At the end of this memoir, Goolrick offers various explanations for choosing to write the book But the last one, which may actually be two, is perhaps the most compelling in the spacing, I find justification for both possibilities But I prefer to see the last two sentences Spoiler I don t think so as linked I tell it because I try to believe, because I do believe with all my heart, that there is a persistence of song 213 I TELL IT for all the boys, for the life they never had 213 There are titles that we can ignore, and there are titles that demand attention Goolrick s is the latterThe End of the World as We Know ItI won t examine each of the words in it though doing so could add to our understanding of its meanings The author s use of a first person plural pronoun implies a connection, not necessarily a specific one, between his experiences and his audience s And his use of a present tense verb declares that what has happened to us never stops existing in this world There MAY be a tomorrow that is not today, but today is definitely not just today today is also the day before it and the day before that one and the day before that one and the day before Unlike many of the readers of this book here, the first third of the book didn t really do much for me I ve read tales of alcoholic parents before and didn t want to read a full book ofof the same But just about the time I was about to put the book down for good the tone and intimacy of the tale shifted That s not to say that it got easier to read, because that s definitely not the case, but Goolrick began to draw me closer to the reality of a life torn to bits by the things he experienced as a boy By the end of the book it was impossible for me to look at the small boy on the front cover without tears springing to my eyes and my heart breaking for all children damaged by those who should love them.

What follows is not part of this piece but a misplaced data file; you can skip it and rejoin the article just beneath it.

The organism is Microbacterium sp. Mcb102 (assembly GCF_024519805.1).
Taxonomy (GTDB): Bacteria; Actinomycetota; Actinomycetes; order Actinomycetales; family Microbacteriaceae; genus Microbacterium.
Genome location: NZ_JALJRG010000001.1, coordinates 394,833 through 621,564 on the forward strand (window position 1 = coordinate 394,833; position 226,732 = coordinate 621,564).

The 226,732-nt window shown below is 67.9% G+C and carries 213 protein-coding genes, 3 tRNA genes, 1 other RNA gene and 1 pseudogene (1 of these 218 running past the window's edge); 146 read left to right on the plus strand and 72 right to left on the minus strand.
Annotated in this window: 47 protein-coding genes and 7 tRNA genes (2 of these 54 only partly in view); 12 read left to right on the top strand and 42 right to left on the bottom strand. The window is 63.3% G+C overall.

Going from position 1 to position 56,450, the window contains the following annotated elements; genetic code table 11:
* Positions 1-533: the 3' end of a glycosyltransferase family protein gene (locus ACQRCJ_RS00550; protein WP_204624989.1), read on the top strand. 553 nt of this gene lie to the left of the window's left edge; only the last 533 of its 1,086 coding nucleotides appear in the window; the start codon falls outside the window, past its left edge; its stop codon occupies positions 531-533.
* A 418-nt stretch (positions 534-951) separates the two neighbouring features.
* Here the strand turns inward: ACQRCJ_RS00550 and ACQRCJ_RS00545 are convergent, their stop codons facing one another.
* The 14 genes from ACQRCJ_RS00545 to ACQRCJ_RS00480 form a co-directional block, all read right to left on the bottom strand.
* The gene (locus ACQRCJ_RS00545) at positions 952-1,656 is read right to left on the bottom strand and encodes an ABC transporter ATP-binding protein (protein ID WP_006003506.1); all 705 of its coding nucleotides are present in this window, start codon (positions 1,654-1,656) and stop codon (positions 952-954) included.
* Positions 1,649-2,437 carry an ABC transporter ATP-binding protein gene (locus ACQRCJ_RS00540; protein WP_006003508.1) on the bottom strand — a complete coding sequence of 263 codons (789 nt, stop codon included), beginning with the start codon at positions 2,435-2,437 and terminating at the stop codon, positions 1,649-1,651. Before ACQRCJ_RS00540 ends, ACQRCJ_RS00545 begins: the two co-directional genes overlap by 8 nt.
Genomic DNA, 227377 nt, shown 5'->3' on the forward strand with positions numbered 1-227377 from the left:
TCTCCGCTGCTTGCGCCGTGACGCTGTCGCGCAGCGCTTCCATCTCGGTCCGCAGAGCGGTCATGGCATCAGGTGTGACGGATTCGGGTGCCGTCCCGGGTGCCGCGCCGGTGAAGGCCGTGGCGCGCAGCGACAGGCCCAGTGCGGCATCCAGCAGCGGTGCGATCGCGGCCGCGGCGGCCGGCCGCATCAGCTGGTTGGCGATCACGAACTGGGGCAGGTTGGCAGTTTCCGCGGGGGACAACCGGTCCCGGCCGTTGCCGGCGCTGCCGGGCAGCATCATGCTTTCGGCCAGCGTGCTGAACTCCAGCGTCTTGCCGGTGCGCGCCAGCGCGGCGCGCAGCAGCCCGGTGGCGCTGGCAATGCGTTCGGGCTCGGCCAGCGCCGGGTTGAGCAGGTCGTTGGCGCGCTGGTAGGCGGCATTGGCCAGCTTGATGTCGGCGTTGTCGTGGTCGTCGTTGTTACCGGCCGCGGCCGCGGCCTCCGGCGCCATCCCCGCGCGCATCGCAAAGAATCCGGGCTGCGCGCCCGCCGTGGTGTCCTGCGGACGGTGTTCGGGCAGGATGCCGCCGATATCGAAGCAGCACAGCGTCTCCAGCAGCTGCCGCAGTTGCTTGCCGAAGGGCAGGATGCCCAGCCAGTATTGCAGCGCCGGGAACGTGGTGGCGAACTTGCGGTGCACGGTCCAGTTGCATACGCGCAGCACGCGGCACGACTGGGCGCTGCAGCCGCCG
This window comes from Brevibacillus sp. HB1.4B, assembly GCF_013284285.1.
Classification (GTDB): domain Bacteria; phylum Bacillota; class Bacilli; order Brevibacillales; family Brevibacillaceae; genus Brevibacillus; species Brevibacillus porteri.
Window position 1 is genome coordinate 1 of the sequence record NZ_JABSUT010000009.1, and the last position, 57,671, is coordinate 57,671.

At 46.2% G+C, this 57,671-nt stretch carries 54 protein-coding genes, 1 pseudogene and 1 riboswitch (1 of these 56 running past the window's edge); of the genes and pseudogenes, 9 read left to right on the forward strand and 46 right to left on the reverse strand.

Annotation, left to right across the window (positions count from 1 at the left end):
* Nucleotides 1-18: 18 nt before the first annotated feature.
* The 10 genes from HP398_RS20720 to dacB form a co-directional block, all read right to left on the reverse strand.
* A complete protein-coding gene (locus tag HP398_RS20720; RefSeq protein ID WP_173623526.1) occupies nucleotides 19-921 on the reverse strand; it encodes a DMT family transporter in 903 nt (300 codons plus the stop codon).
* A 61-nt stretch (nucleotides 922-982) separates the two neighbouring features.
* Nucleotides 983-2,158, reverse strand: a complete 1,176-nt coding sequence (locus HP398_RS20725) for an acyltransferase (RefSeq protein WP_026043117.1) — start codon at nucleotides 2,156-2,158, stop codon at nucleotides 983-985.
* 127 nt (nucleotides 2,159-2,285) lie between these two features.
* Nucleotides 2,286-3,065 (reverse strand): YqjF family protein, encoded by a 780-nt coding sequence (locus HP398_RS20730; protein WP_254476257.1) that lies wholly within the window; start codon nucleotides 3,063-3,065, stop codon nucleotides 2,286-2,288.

This book is definitely not for those with a delicate constitution, but an honest, well written memoir I hope and pray it reaches the audience it is meant for.